Boeing Co. is set to receive orders and commitments worth roughly $30 billion for the stretched Max 10 upgrade of the 737 workhorse, as its first new jet in almost four years counters Airbus SE’s headstart at the largest end of the single-aisle aircraft market.
The biggest 737 variant is set to get more than 240 orders from at least 10 different airlines, Boeing said at the launch announcement on Monday. The US planemaker is confident the model can carve out sales and stem customer defections to the Airbus A321neo, which has racked up a considerable sales lead since being launched three years ago and still has room for upgrades.
“We think the timing’s just right,” Boeing Chief Executive Officer Dennis Muilenberg said in an interview with Bloomberg TV. “Max 8 and Max 9 continue to be at the heart of the market. The Max 10 is going to add” to a portfolio that boasts a production backlog of seven years.
The Max 10 will seat as many as 230 passengers, roughly matching its European rival while burning 5 percent less fuel thanks to a lighter construction, Boeing says.
The Max 10, which will be Boeing’s first new model since the unveiling of the 777X series will be 5 1/2 feet longer than the $119.2mn Max 9, currently the biggest member of the re-engined 737 family, which was launched alongside the Max 7 and 8 in 2011. Boeing said demand for single-aisle planes as well as widebodies remain buoyant despite concerns about turbulence in the Middle East and low fuel prices serving as disincentive to invest in more efficient aircraft.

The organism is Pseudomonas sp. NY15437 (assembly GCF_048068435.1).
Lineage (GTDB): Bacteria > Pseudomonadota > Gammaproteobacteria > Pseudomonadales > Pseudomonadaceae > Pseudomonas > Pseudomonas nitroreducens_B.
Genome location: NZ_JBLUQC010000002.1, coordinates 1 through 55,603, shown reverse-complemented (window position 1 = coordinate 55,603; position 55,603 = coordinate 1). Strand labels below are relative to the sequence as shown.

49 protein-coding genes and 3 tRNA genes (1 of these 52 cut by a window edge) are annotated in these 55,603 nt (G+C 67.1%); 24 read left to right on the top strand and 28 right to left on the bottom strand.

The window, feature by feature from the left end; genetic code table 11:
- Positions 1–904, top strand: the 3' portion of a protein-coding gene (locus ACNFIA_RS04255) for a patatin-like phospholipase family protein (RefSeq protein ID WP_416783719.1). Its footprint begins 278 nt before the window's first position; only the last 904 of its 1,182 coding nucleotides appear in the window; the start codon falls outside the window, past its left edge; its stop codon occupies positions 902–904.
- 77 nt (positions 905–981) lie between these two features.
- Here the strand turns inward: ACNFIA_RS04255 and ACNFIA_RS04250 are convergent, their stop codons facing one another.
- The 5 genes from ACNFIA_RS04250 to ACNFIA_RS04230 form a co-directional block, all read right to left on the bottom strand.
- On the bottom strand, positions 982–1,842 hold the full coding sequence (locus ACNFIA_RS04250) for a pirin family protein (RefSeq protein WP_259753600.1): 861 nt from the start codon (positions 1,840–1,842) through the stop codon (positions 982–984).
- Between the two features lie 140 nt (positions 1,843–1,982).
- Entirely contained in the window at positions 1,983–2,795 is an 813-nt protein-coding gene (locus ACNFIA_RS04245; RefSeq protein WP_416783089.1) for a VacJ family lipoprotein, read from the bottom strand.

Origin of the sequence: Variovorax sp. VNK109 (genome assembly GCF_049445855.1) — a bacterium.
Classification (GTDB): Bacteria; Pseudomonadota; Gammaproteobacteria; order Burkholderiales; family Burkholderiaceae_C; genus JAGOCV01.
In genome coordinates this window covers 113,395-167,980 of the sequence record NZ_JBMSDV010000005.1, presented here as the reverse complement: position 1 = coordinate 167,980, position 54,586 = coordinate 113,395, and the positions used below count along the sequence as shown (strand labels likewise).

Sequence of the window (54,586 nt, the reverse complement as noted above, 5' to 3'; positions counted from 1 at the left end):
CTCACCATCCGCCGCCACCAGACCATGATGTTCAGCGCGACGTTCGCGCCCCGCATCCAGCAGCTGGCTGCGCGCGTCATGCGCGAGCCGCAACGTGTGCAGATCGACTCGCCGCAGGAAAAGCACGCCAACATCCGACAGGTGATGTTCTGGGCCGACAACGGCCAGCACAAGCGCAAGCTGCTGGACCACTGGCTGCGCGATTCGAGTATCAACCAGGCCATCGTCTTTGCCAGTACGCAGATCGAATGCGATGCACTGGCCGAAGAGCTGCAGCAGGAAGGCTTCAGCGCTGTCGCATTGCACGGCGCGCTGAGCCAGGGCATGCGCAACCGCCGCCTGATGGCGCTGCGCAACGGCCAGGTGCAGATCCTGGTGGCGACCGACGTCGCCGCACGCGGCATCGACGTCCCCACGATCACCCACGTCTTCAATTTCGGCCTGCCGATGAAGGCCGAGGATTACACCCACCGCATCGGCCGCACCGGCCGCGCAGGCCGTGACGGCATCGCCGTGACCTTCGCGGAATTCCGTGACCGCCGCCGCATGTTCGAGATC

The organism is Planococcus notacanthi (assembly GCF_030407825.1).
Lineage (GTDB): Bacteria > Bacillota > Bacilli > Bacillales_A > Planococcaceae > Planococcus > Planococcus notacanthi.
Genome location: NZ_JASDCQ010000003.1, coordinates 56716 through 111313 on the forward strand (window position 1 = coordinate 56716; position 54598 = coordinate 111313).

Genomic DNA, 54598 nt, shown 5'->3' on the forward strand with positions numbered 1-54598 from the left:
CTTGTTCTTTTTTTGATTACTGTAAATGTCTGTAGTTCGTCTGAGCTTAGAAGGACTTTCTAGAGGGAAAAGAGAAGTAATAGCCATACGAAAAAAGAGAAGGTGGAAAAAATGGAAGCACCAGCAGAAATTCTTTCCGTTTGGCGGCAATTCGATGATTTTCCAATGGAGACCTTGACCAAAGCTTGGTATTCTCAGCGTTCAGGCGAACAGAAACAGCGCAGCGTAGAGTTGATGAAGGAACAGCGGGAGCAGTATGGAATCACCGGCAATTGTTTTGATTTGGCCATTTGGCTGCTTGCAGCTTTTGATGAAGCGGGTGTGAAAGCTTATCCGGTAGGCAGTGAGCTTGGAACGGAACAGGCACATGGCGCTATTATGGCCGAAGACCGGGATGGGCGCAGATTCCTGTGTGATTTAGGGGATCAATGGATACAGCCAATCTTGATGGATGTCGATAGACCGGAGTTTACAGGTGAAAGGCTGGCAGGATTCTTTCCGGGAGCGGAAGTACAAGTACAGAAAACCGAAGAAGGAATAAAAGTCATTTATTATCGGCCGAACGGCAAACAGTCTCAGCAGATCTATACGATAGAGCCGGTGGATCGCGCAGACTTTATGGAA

The stretched version of the 737 will be achieved by adding a 40-inch segment in front of the plane’s wings, and a 26-inch plug behind them, with the wings themselves slightly modified to reduce drag at lower speeds. In order to carry the extra payload, the Max 10 will be equipped with larger, higher-thrust engines. The engines’ position on the wings will be moved to affect the aircraft’s center of gravity.
The plane will also get taller landing gear to help resolve balance and tail-skid issues that cropped up with the 737-900ER, Keith Leverkuhn, general manager of the Max program, said in an interview at the show site at Le Bourget Airport on Sunday. The longest earlier-generation model is prone to tipping up if hold baggage isn’t balanced carefully.
The cumulative changes, which Boeing reckons it has achieved on a shoestring budget, are resonating well with customers, Kevin McAllister, who heads Boeing’s commercial-airplanes arm, said Sunday.
The Chicago-based company projects that the Max 9 and 10 will together capture 25 percent to 30 percent of 737 sales over the next 20 years. The mid-sized Max 8 will remain the ‘core’
offering and account for the bulk of demand.
That could mean that the Max 10 runs a risk of cannibalizing sales of the Max 9.
Airbus’s chief salesman John Leahy said in Mexico this month that the new Boeing plane looks “very marginal” and risks compromising range and performance for “a few extra seats.” Airbus itself could stretch the A321neo, its largest narrow-body, should demand be sufficient, he said.